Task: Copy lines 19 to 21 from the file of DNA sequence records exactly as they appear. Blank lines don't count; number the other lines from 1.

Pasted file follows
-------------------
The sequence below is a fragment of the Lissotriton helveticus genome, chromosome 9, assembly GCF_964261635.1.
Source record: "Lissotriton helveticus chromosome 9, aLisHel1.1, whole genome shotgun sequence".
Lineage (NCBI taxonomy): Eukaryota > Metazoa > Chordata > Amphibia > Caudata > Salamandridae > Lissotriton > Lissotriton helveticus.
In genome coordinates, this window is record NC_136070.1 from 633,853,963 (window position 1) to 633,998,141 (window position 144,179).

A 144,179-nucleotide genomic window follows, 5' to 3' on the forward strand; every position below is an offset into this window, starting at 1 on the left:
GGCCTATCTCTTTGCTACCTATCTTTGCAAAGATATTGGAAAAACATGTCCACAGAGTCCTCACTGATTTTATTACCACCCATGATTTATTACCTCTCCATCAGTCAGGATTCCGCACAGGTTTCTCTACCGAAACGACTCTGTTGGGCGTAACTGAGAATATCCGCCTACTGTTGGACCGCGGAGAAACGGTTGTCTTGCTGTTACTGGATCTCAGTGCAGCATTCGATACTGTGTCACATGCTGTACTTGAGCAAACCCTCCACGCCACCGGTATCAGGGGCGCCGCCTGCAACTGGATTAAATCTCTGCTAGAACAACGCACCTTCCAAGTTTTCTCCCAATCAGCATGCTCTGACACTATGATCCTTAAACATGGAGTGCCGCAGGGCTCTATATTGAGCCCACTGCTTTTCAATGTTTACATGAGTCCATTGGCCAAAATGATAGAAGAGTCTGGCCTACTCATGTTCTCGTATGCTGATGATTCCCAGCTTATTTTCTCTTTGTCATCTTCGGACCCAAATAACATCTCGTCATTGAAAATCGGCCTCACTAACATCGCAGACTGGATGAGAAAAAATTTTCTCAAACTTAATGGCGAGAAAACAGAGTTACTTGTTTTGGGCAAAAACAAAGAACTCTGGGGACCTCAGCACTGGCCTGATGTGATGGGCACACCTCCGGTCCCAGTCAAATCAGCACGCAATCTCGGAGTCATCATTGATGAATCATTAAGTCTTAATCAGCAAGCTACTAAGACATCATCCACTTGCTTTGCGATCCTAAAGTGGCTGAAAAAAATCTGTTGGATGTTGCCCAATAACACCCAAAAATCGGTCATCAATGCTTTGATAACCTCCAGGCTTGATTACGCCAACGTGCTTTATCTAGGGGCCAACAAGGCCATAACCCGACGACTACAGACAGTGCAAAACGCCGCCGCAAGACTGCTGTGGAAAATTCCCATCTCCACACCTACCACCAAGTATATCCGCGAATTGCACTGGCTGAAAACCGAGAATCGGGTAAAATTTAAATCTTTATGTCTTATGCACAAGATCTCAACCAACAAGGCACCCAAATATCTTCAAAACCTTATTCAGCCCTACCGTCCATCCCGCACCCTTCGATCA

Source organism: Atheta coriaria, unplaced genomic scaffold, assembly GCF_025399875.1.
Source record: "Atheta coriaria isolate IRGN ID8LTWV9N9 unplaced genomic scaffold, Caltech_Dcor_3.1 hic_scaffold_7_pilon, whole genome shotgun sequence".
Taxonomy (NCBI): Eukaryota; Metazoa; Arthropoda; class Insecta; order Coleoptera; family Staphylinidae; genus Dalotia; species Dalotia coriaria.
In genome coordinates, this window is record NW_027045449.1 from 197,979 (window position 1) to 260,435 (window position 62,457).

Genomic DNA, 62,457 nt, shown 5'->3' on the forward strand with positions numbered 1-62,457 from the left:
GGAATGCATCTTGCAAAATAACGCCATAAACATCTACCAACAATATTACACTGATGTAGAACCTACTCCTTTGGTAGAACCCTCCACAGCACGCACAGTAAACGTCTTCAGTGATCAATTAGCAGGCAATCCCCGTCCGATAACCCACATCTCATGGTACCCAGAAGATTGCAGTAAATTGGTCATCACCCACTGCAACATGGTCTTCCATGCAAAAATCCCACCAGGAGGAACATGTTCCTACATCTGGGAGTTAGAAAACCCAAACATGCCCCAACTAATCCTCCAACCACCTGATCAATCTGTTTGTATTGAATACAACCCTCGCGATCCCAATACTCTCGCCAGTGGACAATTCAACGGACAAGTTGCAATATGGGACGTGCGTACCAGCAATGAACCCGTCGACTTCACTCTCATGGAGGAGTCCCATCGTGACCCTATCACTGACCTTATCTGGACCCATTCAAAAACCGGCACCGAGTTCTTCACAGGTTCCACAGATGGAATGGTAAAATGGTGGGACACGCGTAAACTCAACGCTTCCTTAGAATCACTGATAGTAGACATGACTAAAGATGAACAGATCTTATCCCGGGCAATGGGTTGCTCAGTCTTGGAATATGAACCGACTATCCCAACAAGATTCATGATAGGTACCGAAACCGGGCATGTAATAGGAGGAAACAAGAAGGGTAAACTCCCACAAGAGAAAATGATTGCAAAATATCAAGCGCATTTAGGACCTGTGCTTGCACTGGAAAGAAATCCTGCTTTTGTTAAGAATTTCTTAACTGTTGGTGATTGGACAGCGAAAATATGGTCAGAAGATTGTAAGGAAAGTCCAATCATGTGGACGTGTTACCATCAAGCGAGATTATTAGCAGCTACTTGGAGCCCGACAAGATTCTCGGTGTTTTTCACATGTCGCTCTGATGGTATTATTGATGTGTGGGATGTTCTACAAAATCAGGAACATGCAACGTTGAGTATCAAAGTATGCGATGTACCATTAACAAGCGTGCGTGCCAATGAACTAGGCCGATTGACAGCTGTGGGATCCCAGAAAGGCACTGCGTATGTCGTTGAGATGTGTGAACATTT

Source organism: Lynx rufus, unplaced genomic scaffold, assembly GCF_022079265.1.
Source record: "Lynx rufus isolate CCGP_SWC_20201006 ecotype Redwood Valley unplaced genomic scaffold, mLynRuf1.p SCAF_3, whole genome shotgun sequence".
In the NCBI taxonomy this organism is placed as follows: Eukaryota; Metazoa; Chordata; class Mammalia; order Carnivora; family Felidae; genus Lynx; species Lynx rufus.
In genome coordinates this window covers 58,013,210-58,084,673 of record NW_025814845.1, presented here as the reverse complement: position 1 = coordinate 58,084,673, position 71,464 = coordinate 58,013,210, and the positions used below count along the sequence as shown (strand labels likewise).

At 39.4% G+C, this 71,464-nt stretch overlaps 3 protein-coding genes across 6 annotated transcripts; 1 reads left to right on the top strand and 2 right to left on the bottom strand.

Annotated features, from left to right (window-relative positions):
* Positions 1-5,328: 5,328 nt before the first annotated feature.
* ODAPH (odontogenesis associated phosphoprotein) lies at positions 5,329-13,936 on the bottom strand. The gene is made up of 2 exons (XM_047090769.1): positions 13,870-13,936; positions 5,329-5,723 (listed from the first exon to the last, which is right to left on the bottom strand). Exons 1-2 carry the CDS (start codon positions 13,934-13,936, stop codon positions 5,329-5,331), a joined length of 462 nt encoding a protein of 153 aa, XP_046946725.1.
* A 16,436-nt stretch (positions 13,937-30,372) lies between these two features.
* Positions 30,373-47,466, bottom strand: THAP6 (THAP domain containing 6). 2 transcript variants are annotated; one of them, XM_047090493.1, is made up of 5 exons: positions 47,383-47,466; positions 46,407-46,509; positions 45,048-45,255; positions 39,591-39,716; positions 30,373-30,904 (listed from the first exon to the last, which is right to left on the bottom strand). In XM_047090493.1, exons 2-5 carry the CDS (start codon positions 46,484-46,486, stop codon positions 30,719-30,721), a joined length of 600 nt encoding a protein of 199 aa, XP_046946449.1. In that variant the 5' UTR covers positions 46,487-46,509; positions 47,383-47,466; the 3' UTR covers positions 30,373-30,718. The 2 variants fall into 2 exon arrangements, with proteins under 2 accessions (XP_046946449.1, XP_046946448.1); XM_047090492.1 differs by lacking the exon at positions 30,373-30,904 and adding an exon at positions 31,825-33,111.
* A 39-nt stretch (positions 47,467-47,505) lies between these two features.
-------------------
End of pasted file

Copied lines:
* Positions 1-5,328: 5,328 nt before the first annotated feature.
* ODAPH (odontogenesis associated phosphoprotein) lies at positions 5,329-13,936 on the bottom strand. The gene is made up of 2 exons (XM_047090769.1): positions 13,870-13,936; positions 5,329-5,723 (listed from the first exon to the last, which is right to left on the bottom strand). Exons 1-2 carry the CDS (start codon positions 13,934-13,936, stop codon positions 5,329-5,331), a joined length of 462 nt encoding a protein of 153 aa, XP_046946725.1.
* A 16,436-nt stretch (positions 13,937-30,372) lies between these two features.